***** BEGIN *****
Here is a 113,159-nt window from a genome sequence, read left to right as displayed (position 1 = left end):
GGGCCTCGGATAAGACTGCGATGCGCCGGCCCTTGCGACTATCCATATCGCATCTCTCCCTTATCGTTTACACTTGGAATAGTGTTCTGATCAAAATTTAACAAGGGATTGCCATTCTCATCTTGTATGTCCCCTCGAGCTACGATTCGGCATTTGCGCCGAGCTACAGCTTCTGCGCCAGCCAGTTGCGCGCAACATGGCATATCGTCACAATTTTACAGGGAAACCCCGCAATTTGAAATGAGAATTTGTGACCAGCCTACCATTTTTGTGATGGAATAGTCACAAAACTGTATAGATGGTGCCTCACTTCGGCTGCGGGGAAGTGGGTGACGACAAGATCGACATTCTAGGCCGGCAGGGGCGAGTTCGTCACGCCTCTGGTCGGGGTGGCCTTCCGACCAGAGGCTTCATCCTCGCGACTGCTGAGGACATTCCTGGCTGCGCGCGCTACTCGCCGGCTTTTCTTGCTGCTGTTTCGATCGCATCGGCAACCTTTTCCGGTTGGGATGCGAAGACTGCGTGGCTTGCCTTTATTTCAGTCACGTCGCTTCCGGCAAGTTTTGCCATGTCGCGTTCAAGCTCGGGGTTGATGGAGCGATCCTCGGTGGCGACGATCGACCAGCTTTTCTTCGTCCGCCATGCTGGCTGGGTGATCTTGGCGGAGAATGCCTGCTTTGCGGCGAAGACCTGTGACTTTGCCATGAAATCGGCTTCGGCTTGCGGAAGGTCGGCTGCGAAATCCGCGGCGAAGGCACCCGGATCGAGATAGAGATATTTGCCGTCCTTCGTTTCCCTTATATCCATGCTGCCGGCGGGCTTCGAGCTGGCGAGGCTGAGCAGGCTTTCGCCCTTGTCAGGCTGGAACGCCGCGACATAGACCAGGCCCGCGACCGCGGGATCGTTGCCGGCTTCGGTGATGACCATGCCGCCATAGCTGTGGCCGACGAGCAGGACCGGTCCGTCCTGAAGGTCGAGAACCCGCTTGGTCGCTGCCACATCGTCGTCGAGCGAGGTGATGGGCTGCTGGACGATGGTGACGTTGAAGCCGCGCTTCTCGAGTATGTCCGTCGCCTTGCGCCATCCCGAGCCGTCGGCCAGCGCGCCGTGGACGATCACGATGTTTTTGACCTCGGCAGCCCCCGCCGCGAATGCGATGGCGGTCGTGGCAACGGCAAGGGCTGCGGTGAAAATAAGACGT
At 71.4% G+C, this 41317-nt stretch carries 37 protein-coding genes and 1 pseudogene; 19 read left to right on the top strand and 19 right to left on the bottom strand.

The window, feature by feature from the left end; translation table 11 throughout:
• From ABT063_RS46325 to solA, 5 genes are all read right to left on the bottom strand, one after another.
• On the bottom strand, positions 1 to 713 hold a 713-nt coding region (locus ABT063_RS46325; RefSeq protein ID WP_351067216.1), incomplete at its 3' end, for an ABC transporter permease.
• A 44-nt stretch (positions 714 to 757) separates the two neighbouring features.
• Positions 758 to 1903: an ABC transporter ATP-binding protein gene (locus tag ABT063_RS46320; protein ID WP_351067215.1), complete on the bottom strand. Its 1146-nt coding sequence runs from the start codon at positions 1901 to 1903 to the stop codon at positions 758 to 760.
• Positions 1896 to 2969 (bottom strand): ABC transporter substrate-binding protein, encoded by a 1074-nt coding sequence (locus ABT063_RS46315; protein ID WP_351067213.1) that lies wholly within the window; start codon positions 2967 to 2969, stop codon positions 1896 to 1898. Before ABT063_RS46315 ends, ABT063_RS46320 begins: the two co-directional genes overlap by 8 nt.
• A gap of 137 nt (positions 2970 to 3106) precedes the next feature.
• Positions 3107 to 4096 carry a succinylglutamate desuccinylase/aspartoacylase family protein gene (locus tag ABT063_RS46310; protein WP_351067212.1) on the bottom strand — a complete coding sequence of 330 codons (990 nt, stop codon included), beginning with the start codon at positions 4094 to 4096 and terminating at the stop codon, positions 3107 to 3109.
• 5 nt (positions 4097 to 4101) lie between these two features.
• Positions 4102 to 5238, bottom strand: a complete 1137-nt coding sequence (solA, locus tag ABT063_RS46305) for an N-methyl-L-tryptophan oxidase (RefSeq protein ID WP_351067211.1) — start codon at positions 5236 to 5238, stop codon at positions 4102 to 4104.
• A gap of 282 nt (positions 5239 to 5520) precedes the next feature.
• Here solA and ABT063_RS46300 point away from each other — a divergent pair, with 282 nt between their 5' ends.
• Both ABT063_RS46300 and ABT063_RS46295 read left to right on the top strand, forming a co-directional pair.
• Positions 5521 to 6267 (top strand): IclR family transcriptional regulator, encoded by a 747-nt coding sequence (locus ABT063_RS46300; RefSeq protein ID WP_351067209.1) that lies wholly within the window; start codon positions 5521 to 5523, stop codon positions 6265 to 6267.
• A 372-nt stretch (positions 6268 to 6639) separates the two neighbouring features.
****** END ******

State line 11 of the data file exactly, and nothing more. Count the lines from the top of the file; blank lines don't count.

• Positions 3107 to 4096 carry a succinylglutamate desuccinylase/aspartoacylase family protein gene (locus tag ABT063_RS46310; protein WP_351067212.1) on the bottom strand — a complete coding sequence of 330 codons (990 nt, stop codon included), beginning with the start codon at positions 4094 to 4096 and terminating at the stop codon, positions 3107 to 3109.